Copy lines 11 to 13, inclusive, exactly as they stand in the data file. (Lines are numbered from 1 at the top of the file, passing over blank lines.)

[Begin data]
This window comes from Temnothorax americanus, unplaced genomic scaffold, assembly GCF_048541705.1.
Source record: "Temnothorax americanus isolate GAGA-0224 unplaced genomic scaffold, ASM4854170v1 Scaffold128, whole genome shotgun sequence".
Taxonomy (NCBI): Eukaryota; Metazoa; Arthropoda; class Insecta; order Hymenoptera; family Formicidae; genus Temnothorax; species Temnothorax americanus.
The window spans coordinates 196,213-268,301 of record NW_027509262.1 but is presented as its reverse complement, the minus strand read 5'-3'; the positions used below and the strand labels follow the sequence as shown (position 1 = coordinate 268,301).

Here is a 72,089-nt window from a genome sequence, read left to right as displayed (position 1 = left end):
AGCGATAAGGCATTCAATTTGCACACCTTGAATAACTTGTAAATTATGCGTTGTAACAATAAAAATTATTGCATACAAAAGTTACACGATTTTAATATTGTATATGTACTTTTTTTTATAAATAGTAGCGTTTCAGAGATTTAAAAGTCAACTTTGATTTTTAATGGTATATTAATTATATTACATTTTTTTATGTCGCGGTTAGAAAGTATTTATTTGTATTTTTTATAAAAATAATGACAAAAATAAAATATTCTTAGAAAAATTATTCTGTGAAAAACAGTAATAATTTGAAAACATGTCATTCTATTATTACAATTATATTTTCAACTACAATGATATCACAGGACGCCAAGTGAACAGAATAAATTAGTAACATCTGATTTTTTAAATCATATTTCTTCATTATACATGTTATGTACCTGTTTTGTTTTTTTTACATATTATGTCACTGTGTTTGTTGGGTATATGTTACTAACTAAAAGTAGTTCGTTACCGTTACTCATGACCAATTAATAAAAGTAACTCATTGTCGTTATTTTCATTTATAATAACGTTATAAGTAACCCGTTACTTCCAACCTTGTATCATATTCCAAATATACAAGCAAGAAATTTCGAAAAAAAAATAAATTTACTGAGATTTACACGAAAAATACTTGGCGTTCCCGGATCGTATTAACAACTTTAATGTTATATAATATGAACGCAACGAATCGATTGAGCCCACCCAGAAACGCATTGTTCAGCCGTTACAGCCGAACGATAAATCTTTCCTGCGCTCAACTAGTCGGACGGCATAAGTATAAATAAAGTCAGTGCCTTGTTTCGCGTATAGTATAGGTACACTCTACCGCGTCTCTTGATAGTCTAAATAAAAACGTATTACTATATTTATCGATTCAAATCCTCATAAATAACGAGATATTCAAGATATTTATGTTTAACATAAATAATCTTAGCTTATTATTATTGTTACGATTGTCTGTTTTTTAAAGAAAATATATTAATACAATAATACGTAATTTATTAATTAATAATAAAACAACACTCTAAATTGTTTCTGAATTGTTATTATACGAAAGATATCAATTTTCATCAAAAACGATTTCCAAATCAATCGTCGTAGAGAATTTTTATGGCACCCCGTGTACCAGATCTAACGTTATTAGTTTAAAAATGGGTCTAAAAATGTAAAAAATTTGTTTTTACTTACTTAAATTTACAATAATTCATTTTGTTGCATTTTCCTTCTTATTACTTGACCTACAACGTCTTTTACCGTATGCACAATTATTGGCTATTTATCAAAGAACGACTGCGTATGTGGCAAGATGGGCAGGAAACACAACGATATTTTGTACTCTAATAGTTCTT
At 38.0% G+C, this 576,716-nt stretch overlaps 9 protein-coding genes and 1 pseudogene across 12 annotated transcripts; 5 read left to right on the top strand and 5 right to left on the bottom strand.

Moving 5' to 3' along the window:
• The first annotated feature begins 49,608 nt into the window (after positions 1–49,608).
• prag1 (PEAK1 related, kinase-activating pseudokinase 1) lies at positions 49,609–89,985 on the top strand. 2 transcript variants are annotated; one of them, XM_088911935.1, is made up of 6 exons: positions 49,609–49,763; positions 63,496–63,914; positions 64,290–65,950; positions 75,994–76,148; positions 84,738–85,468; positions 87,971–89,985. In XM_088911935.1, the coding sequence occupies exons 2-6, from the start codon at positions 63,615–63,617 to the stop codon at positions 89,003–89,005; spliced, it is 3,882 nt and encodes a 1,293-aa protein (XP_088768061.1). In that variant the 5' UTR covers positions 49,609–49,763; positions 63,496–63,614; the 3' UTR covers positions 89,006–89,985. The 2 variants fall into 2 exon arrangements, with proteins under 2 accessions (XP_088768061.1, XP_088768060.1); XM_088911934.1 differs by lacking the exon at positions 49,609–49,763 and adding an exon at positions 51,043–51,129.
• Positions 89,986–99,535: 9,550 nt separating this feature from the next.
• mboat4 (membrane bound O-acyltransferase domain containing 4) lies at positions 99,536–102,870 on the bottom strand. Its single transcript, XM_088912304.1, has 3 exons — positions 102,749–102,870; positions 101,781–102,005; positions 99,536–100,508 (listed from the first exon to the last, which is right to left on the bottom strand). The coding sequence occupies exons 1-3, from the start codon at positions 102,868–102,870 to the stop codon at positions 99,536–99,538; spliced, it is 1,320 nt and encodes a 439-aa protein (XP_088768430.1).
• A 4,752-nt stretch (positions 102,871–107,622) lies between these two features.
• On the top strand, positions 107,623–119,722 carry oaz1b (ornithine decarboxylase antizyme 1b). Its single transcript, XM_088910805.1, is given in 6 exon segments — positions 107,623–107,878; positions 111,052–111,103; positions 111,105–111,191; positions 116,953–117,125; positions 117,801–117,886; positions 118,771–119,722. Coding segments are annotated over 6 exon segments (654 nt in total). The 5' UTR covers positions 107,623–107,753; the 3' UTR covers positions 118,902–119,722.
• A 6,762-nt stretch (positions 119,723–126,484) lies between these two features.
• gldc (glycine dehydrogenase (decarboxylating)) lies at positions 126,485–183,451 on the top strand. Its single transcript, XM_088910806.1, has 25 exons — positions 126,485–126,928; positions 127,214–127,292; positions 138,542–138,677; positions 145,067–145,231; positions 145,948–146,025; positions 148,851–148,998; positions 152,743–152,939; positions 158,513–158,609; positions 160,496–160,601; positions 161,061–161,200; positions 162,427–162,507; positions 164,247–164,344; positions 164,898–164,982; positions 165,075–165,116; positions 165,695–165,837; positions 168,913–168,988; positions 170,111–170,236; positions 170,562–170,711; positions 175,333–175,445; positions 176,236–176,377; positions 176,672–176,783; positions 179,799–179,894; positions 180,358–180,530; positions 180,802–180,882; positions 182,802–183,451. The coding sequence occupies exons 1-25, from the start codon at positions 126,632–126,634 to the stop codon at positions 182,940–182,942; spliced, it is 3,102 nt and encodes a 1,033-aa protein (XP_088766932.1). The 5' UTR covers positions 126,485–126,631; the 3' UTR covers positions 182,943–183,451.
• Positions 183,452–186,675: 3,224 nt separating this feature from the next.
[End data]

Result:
• Positions 89,986–99,535: 9,550 nt separating this feature from the next.
• mboat4 (membrane bound O-acyltransferase domain containing 4) lies at positions 99,536–102,870 on the bottom strand. Its single transcript, XM_088912304.1, has 3 exons — positions 102,749–102,870; positions 101,781–102,005; positions 99,536–100,508 (listed from the first exon to the last, which is right to left on the bottom strand). The coding sequence occupies exons 1-3, from the start codon at positions 102,868–102,870 to the stop codon at positions 99,536–99,538; spliced, it is 1,320 nt and encodes a 439-aa protein (XP_088768430.1).
• A 4,752-nt stretch (positions 102,871–107,622) lies between these two features.